Home » Vedanta Centre secures federal funding

Vedanta Centre secures federal funding

Daniel Bouwmeester    November 29, 2023    2 min read   

The Federal Government has announced funding for improved security measures at the Vedanta Centre in Springfield Lakes.

The $50 million Securing Faith Based Places government program aims to protect Australians from crime and violence motivated by religious or racial intolerance at places of worship, faith-based community centres, and religious schools and preschools.

Blair MP Shayne Neumann said his electorate was a “proudly diverse community” that valued and welcomed people of all faiths.

“Everyone deserves to be safe while practising their religion or undertaking valuable volunteer work,” Mr Neumann said.

“I’m very pleased the Vedanta Centre will receive this Australian Government funding.”

The Vedanta Centre plans to use the grant to upgrade security infrastructure, installing cameras, lights, fencing and a gate at the facility.

On Saturday, November 11, Mr Neumann dropped into the centre to meet with Swami Atmeshananda and congratulate him on the successful grant application.

Federal Member for Blair Shayne Neumann stands with Swami Atmeshananda from the Vedanta Centre in Springfield Lakes, which has secured federal funding for security upgrades. Image: Shayne Neumann.

Vedanta Centre history

The Vedanta Centre is a Hindu temple located in Springfield Lakes, which opened in 2018, and includes a meditation hall, community space, yoga room, residence for monks, a community garden and orchard, and soup kitchen-café, Maa Sarada’s Kitchen.

Mr Neumann has previously delivered $15,000 in funding for the Vedanta Centre’s community garden under the Federal Government’s Planting Trees for the Queen’s Jubilee Program, and a further $15,000 grant through the Stronger Communities Program towards the fit-out of the soup kitchen.

Vedanta Foodbank volunteers have used the centre’s kitchen to prepare free community meals, and they have supported other local charities like Goodna Street Life and Westside Community Care in recent times by providing food hampers.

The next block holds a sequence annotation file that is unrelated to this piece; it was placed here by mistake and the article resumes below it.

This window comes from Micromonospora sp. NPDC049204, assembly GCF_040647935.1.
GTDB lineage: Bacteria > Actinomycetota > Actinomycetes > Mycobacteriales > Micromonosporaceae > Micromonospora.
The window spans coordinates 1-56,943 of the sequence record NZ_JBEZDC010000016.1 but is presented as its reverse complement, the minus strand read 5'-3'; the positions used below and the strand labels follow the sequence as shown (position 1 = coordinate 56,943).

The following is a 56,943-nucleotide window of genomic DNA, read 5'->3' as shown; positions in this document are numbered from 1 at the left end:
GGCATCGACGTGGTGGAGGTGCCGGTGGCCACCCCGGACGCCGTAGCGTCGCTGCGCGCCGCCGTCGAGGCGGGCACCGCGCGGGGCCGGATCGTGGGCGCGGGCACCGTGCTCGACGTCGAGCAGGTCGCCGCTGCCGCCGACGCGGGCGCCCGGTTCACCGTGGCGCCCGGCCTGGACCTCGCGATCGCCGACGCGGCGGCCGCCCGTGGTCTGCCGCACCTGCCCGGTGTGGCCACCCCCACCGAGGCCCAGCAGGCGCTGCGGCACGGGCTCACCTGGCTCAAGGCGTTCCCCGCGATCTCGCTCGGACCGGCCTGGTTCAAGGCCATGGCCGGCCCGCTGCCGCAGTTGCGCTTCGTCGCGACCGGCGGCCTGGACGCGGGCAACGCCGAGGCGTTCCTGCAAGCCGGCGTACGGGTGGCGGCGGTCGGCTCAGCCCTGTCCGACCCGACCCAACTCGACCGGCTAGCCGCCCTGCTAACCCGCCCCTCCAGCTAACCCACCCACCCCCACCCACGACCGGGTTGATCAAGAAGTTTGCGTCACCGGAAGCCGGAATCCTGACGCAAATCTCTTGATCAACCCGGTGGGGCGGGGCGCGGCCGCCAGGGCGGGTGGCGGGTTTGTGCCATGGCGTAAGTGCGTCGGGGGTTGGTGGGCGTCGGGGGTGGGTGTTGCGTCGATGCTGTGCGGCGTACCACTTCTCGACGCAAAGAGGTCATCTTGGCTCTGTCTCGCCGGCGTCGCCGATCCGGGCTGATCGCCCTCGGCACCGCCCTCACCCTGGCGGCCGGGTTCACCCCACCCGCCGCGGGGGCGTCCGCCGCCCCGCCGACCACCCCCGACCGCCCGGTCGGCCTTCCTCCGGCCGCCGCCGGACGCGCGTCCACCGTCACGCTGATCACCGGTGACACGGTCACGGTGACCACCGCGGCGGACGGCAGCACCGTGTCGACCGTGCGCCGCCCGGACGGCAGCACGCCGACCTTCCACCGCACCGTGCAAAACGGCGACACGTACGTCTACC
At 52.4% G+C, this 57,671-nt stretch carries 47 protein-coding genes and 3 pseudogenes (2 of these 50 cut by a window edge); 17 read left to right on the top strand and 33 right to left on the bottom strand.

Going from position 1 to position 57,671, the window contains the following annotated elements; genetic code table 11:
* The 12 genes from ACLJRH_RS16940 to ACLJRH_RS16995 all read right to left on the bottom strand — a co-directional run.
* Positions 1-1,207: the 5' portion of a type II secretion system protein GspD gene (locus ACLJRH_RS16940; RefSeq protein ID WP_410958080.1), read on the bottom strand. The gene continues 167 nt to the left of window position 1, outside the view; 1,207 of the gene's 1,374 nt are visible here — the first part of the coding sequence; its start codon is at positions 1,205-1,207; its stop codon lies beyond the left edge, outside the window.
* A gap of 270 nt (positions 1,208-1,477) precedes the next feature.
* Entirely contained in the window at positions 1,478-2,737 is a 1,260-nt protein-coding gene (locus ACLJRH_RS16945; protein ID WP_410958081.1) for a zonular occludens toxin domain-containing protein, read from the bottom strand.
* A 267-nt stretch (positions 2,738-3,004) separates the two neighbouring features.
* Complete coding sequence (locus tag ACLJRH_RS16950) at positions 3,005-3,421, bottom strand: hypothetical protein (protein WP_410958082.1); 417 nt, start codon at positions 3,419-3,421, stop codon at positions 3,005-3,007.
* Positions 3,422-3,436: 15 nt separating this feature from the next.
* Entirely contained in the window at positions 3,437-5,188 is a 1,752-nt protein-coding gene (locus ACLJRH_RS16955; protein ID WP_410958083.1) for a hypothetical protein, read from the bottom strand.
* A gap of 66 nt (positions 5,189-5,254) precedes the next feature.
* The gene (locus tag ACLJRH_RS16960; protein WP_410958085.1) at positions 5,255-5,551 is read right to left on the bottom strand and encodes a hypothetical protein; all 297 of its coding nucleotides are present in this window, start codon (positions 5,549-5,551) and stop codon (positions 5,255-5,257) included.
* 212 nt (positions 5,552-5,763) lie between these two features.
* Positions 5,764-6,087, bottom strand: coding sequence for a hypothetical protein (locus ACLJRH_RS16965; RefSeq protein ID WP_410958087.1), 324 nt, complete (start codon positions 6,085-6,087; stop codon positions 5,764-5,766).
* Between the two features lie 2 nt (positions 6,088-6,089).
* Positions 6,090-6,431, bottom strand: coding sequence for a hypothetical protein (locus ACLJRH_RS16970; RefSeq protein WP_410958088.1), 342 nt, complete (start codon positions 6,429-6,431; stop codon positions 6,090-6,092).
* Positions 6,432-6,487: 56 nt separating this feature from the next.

“I want to thank Vice President Swami Atmeshananda for everything the Centre does for the local community,” Mr Neumann added.

At least 177 recipients across different faith communities around the country will receive a share of $50 million – including more than 20 in Queensland. This sum includes an additional $10 million announced by the Prime Minister on October 16.

All grants are awarded through an open, competitive and merit-based process.

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Daniel Bouwmeester

Daniel was born in a mining town in New South Wales to Dutch and Welsh immigrants, before relocating to Logan City, where he attended Canterbury College for twelve years. He pursued his passion for music by completing a first-class honours degree at the University of Queensland (UQ), and later signed with a local record label. He has travelled the world from a young age, including a student exchange in rural France, a job working the ski lifts in Colorado, and visits to the islands of the South Pacific. After a six-year career in market research, Daniel returned to UQ to complete a Bachelor of Journalism and Arts dual degree, majoring in political science. His varied experiences at home and abroad have contributed to a passion for spreading good news while defending the truth buried inside complex societal paradigms.